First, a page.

A jet airliner is lined up on one of the World Trade Center towers in New York Tuesday, Sept. 11, 2001. In the most devastating terrorist onslaughts ever waged against the United States, knife-wielding hijackers crashed two airliners into the World Trade Center on Tuesday, toppling its twin 110-story towers. (AP Photo/Carmen Taylor)
For one September 11th survivor, returning to work every day at the Pentagon is often a struggle.
Ten years later most of his physical wounds have healed emotionally he has good days and bad.
As Danielle Nottingham reports being able share his story with others helps this former soldier recover.
It's sometimes hard for John Yates to go to his Pentagon office.
"One day it took me an hour and a half of just sitting there, trying to work through the process, but I always came in," says 9/11 Pentagon Survivor John Yates.
Still fresh in his mind, hijacked Flight 77 crashing into the building on September 11th 2001.
The Army civilian security manager was in a 2nd floor conference room with 4 co-workers watching news coverage of the twin towers.
"There was no warning. I didn't hear anything. Everybody's eyes were glued to the TV. It was just this tremendous explosion and fire that came from behind me and over my head," says Yates.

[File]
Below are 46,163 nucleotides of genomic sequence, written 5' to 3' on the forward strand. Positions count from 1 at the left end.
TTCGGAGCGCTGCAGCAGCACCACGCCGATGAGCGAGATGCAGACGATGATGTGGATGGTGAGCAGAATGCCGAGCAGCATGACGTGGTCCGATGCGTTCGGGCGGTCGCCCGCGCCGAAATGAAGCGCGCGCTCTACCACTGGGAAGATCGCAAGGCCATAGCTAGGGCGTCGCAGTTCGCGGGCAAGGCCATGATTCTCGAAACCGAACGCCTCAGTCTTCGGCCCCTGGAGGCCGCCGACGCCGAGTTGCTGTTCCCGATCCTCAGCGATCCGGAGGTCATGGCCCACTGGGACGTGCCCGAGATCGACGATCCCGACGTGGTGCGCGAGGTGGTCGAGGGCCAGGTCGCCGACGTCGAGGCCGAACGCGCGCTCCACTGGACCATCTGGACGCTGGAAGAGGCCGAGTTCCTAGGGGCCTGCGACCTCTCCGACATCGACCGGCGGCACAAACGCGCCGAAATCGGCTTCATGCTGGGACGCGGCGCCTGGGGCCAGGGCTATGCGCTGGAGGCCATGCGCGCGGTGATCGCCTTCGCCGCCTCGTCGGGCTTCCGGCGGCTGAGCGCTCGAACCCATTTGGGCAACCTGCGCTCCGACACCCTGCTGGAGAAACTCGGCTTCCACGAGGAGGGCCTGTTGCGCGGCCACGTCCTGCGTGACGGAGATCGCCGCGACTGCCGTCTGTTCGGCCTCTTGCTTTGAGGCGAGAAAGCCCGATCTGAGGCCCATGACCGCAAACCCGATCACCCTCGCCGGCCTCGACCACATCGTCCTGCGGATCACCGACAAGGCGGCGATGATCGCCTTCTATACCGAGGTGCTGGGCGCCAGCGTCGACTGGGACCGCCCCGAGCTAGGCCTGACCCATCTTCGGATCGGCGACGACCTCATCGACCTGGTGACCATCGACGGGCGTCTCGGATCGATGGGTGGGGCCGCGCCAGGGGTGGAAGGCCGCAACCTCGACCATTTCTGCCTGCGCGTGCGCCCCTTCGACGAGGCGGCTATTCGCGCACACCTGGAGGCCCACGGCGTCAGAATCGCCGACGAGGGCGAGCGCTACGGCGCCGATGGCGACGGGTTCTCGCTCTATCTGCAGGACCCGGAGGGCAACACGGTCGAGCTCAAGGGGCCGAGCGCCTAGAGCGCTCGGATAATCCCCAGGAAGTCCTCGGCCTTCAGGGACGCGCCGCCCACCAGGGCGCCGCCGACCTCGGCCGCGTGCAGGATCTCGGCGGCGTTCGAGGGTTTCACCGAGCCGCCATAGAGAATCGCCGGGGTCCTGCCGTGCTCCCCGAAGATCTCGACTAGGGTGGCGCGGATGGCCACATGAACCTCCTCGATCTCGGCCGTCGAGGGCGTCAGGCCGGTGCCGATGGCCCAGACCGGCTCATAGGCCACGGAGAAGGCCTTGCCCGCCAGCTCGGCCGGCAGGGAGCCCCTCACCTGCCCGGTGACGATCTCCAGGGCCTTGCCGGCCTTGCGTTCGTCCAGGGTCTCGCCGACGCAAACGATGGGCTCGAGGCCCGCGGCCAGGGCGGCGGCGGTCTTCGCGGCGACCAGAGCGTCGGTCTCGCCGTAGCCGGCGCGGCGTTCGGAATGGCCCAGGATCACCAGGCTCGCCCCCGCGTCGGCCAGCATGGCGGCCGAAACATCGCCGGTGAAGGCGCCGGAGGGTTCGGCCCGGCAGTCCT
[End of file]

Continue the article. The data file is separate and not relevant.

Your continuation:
Yates was the only one in the room to survive.
184 people were killed in the attack, 125 were Pentagon employees.
All the victims are honored here.. steps away from where the plane hit.
"I felt guilty. Why me? There were two people to my left and two people to my right, and I’m the only one that survived. Why?" says Yates.
Sharing his survival story helps Yates wrestle with "why." He endured a long recovery from second and third degree burns.
Ten years later, Yates can make a fist and hold a golf club. But he struggles with post traumatic stress.
"I think I'm back to normal. But something will set me off. Something will happen. I’ll read something. I’ll hear something. And it just takes me back to that day. 9:38 that morning," says Yates.
After ceremonies marking the anniversary, Yates plans to visit Arlington National Cemetery to honor the friends he lost that morning.
Danielle Nottingham, CBS News, The Pentagon.
Yates still sees a therapist every week, but says neither he nor his family let the events of September 11th control their lives.